When mattering works well, people experience autonomy, growth, physical and emotional well-being. Moreover, communities thrive through cooperation. But when mattering is blocked, we end up with all kinds of problems. For example, depression affects 322 million people around the world. Globally, 85 per cent of workers are either not engaged or actively disengaged at work. Extreme ideologies are on the rise around the globe, presenting a serious threat to liberal democracies.
What do depression, disengagement, and social divisions have in common? They all result from lack of mattering. When we feel devalued or that we don’t matter there are real psychological, organizational, and political consequences. Some consequences are internal – we get depressed; but some are external – we become aggressive.
In 1890 the great Harvard psychologist and philosopher William James said that if people cut us dead, treated us as nonexisting things, and considered us to be unworthy of attention at all, we would experience rage and impotent despair.
Across the globe, the people most often made to feel invisible are people living in poverty. As Linda Tirado wrote in Hand to Mouth: Living in Bootstrap America wrote: The problem I have isn’t just being undervalued—it’s that it feels as though people go out of their way to make sure you know how useless you are.
But it is not only people in poverty who feel unwanted. Most of us have experienced feeling invisible in one form or another. It happens when the boss puts you down in front of your colleagues, when others ignore you at a cocktail party, and when government officials abuse their power. In families, offices and communities all over the world, people from every background are made to feel that they don’t matter.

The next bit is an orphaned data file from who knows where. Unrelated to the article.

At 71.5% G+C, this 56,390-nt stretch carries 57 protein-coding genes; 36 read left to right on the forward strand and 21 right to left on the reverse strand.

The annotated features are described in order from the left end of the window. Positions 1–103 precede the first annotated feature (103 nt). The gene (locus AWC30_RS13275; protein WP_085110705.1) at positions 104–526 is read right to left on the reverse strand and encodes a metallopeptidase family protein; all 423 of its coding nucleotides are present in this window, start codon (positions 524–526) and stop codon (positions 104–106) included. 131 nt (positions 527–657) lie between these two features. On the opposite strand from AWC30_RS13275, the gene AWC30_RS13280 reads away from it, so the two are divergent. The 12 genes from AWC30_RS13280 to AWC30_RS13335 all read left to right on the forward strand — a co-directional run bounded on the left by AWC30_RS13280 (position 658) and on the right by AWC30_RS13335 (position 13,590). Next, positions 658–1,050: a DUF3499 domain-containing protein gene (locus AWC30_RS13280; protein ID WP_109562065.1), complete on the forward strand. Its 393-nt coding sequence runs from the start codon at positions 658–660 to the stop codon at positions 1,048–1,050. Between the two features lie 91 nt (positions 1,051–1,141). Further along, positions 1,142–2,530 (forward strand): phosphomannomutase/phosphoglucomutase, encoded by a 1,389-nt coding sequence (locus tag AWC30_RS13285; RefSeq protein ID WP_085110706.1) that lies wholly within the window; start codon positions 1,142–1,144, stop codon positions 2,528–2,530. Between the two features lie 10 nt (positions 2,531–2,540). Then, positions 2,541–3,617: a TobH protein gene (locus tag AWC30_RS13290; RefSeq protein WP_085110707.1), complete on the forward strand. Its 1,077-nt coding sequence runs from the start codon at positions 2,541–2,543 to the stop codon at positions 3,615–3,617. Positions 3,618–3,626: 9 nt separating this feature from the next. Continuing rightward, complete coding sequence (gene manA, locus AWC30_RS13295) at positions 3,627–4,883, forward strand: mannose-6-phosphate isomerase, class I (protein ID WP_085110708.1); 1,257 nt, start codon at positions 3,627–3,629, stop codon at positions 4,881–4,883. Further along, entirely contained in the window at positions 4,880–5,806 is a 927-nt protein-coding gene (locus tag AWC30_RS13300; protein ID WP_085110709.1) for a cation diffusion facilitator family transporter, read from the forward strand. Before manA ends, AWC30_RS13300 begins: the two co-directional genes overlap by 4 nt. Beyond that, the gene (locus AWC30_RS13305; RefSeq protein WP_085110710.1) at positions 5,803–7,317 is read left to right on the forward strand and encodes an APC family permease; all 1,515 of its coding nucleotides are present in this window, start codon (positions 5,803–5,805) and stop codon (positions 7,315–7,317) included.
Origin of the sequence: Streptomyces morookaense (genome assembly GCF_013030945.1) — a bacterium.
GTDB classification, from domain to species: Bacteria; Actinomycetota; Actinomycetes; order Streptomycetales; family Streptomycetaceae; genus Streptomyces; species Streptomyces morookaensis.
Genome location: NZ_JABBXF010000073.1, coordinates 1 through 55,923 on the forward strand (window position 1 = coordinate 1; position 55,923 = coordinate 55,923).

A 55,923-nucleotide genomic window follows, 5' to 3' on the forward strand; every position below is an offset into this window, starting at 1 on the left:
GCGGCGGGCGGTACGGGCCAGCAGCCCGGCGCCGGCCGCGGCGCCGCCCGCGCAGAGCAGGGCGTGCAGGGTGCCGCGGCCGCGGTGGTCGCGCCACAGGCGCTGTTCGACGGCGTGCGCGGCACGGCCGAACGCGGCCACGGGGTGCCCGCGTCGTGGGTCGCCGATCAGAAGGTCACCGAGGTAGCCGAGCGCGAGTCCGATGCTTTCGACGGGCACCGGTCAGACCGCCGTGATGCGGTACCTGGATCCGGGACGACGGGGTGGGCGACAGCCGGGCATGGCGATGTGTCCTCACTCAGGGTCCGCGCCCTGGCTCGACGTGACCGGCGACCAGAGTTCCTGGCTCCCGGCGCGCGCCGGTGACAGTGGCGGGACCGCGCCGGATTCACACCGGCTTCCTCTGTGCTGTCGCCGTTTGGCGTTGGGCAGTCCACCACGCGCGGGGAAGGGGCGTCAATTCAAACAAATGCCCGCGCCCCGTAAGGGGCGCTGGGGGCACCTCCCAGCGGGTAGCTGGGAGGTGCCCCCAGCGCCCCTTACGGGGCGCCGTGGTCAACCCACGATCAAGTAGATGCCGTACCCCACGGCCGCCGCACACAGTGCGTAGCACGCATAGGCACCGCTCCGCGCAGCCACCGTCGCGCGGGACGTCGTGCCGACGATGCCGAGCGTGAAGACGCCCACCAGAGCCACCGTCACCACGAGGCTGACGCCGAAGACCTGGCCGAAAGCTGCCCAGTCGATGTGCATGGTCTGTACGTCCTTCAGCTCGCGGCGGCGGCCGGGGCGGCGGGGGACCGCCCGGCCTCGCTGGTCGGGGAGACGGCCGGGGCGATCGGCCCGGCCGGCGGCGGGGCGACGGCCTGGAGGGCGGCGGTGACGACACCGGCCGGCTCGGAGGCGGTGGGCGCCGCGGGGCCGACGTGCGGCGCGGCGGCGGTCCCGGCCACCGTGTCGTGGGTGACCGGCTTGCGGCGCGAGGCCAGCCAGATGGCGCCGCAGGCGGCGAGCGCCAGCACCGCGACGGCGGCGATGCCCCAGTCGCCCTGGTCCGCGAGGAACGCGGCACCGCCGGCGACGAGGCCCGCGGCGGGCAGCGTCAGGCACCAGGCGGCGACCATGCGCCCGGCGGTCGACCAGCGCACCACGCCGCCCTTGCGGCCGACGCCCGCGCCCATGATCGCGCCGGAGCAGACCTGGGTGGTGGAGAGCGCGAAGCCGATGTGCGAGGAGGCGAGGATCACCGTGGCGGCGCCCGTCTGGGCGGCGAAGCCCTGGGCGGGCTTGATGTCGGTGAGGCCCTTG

On a personal level, when we feel disregarded, stress hormones flood our system and resentment grows. As a society, devaluing one another enhances conflict. This leads to the politics of resentment, which, according to Francis Fukuyama, leads to extreme forms of nationalism. Many of these problems derive from feelings of devaluation resulting from a deficit in mattering. Although mattering deficits can lead to seemingly opposite behaviors, such as narcissism and entitlement on one hand, and depression and detachment on the other, they are all related.
Narcissism has reached epidemic proportions in the last few decades. Inequality has also reached unprecedented levels, by any measure. And despite the mounting evidence concerning global warming, governments and citizens continue to ignore its consequences. We are experiencing a rampant period of ecological entitlement. What do narcissism, inequality, and ecological entitlement have in common? They are expressions of the belief that some lives are worth more than others. Some people feel overvalued. In an effort to feel relevant, and gain meaning in life, many people embrace pathological behaviors that diminish others and the environment. This is an ill-fated attempt to gain a sense of mattering. Mattering through entitlement and narcissism is not authentic, but rather distorted mattering. It is an attempt to impose meaning through the use of personal power and political privilege.
The specific manifestation of mattering deficits will vary depending on personal characteristics, culture, and context, but the root cause of many of these problems is a sense of devaluation. Some people end up blaming themselves for their misfortunate, some blame others. Neither is healthy for our mental health and well-being.
Isaac Prilleltensky is an award-winning academic and humor writer. His latest books, The Laughing Guide to Change, and The Laughing Guide to a Better Life, co-authored with Ora Prilleltensky, combine humor with science.